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During the Obamacare uproar, I was giving some speeches, and I can tell you that old folks didn't care a hoot, one way or the other. Obamacare wasn't going to affect their medical care at all, so they had only one passing concern. They were afraid Obamacare would cost so much, it would be necessary to raid Medicare to support the promises. As long as no one brought up that issue, retirees didn't care. But as soon as I tested them on the point, they uncoiled like a spring. Plenty of politicians saw the same phenomenon, and nick-named Medicare insurance reform "the Third Rail of Politics". Just touch it, and you're dead. The mathematics is already so strong, no mathematical argument is going to influence any opinion. Essentially, there's a way to make Medicare almost free, but it doesn't matter. What matters is if politics get ugly, political candidates will say almost anything. Right now, and for some time to come, nobody wants to listen to mathematical arguments. They want to know if a red-mouthed opponent can upset them at the polls, by using reckless attacks. They can, and will, and there isn't much that can be done about it. The consequence is, the easiest argument for using compound interest to pay for health insurance is to privatize Medicare, but it has the most political obstacles to overcome.
Whereas, using the same approach for younger people has difficult math because of the shorter time periods. But it has a much easier time of it politically, because young people often don't have insurance, or need insurance, and so they have very little to lose. Furthermore, the regulations issued for Obamacare were often selected for the purpose of hindering Heath Savings Accounts. Much of the coming battle in Congress will be fought over trenches and fences, seemingly erected for the purpose of making progress difficult. That will be true for more than Health Savings Accounts, but that fact is just another irrelevance.
Here's another unexpected twist which will influence future trends. When Medicare emerged from the sausage factory of legislative construction, the hospital part (Part A) was entirely funded by government subsidy, and therefore is an obvious target for adding revenue, based on the fairness argument. That tends to crowd this heavy expense into the category funded by something else and makes the pressure stronger. By another quirk of legislation, Medicare is a subchapter of the Social Security Act, which is now starting to need revenue. So the mechanism already exists to merge retirement income with Medicare surplus, if we ever get a Medicare surplus. The doctor reimbursement part of the Act (Part B) is what people nominally pay for when they pay their Medicare premiums. Now, add the DRG squeeze into the mixture.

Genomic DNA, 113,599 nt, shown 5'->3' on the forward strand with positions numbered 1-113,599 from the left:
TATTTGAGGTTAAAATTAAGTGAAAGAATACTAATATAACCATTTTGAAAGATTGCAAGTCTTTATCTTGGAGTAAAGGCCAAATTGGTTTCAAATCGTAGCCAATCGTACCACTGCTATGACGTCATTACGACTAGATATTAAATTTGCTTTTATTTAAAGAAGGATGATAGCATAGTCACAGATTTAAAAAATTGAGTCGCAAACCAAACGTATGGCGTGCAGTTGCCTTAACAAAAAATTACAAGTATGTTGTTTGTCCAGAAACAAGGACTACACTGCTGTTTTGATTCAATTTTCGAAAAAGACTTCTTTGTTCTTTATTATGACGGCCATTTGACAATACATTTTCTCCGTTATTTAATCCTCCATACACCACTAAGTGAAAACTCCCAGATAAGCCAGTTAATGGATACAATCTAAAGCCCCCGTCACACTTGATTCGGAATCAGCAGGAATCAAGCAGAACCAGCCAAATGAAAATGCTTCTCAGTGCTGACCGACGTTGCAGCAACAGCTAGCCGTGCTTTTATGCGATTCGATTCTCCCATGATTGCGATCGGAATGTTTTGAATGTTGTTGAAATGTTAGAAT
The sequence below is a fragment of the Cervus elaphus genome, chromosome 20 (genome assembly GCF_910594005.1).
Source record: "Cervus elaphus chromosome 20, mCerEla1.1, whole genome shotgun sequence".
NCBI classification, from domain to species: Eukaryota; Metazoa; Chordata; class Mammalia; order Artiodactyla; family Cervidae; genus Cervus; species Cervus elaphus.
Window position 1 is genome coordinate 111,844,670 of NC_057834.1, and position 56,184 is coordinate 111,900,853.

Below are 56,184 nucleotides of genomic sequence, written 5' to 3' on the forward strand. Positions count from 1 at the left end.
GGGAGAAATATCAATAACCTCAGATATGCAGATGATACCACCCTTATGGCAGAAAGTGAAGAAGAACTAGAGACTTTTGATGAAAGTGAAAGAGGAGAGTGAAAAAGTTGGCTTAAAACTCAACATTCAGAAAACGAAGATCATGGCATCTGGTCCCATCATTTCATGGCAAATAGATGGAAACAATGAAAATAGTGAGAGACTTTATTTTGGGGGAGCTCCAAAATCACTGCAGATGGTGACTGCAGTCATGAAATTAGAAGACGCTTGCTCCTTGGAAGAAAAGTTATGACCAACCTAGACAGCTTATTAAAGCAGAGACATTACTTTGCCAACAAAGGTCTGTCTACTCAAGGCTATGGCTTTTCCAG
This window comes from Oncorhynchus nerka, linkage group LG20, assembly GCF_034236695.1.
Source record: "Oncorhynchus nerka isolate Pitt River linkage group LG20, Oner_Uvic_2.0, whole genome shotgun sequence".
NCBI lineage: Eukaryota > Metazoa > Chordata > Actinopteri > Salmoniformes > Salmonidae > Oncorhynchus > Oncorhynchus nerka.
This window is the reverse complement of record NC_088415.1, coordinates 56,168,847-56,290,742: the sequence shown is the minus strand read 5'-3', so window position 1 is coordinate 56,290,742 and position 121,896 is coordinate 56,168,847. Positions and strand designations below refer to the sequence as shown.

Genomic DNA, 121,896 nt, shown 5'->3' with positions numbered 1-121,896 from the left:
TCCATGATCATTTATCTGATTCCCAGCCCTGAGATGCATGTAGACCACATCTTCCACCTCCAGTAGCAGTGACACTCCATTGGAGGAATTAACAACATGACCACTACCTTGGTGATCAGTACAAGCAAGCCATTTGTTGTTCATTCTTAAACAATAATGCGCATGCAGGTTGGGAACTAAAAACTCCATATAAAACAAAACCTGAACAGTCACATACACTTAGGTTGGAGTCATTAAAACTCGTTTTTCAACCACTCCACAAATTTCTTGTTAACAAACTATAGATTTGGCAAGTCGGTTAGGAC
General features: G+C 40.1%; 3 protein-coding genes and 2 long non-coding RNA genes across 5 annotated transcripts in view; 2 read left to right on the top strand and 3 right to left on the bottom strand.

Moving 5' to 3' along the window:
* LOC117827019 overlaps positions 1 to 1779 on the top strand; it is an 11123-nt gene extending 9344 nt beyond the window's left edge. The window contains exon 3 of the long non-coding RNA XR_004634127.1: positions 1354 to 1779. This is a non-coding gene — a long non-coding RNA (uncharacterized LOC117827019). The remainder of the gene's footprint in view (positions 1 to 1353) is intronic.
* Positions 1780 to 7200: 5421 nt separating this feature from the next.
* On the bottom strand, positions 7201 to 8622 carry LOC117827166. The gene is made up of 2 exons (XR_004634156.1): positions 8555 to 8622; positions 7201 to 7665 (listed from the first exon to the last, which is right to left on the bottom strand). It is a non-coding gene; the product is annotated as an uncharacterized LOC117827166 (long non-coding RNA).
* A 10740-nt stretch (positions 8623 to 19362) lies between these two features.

Seeing hospital revenue for inpatients squeezed by the DRG, the hospitals have responded by enlarging their outpatient areas and hiring practicing doctors to join their staff on (somewhat above-market level) salary. Although hospitals pay higher salaries, there can be little doubt they would squeeze those inflated salaries if revenue got squeezed. Meanwhile, Medicare is confronted with a mass movement of doctors from Part B to Part A, and so it raises the premiums in extraordinary jumps, which only affects the premium still more. Unless things are changed, that means there will be less money for Social Security, and the hope of merging the two programs will be greatly injured. Meanwhile, if the hospitals squeeze the salaries, there will be a surge of physician returnees to private practice, ultimately raising Part B premiums, or else lowering physician incomes, leading to a doctor shortage unless reimbursement is raised, and new medical schools founded. Patchwork will be applied. The long-run consequence of single-payer would be to slow the merger of Medicare with Social Security. The latter merger would have some mutual advantages, whereas merging Medicare with private insurance would be an acrimonious take-over of one way of life by the other. What a tangled web we weave.
Originally published: Monday, December 29, 2014; most-recently modified: Sunday, July 21, 2019